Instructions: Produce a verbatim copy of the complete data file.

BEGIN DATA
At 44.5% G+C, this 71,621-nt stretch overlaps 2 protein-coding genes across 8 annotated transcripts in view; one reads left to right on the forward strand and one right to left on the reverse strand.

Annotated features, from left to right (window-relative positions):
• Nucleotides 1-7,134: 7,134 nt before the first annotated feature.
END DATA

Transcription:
At 44.5% G+C, this 71,621-nt stretch overlaps 2 protein-coding genes across 8 annotated transcripts in view; one reads left to right on the forward strand and one right to left on the reverse strand.

Annotated features, from left to right (window-relative positions):
• Nucleotides 1-7,134: 7,134 nt before the first annotated feature.